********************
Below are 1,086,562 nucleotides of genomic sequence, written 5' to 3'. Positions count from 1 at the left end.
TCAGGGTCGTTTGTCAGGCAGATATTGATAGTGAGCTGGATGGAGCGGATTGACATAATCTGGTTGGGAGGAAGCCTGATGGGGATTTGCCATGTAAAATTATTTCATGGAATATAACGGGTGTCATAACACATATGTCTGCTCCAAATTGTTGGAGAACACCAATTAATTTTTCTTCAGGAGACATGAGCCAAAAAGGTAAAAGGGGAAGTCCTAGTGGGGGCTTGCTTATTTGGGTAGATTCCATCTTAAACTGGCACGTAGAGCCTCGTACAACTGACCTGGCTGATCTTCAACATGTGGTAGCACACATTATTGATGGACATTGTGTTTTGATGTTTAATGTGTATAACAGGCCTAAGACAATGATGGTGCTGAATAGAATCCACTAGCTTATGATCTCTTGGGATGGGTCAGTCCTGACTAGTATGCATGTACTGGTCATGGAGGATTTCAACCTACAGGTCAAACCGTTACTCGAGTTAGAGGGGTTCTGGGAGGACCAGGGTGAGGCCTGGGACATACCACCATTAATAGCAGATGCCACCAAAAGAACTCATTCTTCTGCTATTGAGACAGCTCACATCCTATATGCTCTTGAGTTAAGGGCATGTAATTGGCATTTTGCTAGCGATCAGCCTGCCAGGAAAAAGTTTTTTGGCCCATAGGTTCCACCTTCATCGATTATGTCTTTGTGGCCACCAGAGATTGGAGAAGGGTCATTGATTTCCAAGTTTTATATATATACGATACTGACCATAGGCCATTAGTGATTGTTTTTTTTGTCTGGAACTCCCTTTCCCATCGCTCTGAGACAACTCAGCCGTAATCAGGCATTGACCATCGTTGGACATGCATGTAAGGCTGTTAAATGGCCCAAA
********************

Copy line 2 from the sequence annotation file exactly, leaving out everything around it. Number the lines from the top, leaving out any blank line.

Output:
TCAGGGTCGTTTGTCAGGCAGATATTGATAGTGAGCTGGATGGAGCGGATTGACATAATCTGGTTGGGAGGAAGCCTGATGGGGATTTGCCATGTAAAATTATTTCATGGAATATAACGGGTGTCATAACACATATGTCTGCTCCAAATTGTTGGAGAACACCAATTAATTTTTCTTCAGGAGACATGAGCCAAAAAGGTAAAAGGGGAAGTCCTAGTGGGGGCTTGCTTATTTGGGTAGATTCCATCTTAAACTGGCACGTAGAGCCTCGTACAACTGACCTGGCTGATCTTCAACATGTGGTAGCACACATTATTGATGGACATTGTGTTTTGATGTTTAATGTGTATAACAGGCCTAAGACAATGATGGTGCTGAATAGAATCCACTAGCTTATGATCTCTTGGGATGGGTCAGTCCTGACTAGTATGCATGTACTGGTCATGGAGGATTTCAACCTACAGGTCAAACCGTTACTCGAGTTAGAGGGGTTCTGGGAGGACCAGGGTGAGGCCTGGGACATACCACCATTAATAGCAGATGCCACCAAAAGAACTCATTCTTCTGCTATTGAGACAGCTCACATCCTATATGCTCTTGAGTTAAGGGCATGTAATTGGCATTTTGCTAGCGATCAGCCTGCCAGGAAAAAGTTTTTTGGCCCATAGGTTCCACCTTCATCGATTATGTCTTTGTGGCCACCAGAGATTGGAGAAGGGTCATTGATTTCCAAGTTTTATATATATACGATACTGACCATAGGCCATTAGTGATTGTTTTTTTTGTCTGGAACTCCCTTTCCCATCGCTCTGAGACAACTCAGCCGTAATCAGGCATTGACCATCGTTGGACATGCATGTAAGGCTGTTAAATGGCCCAAA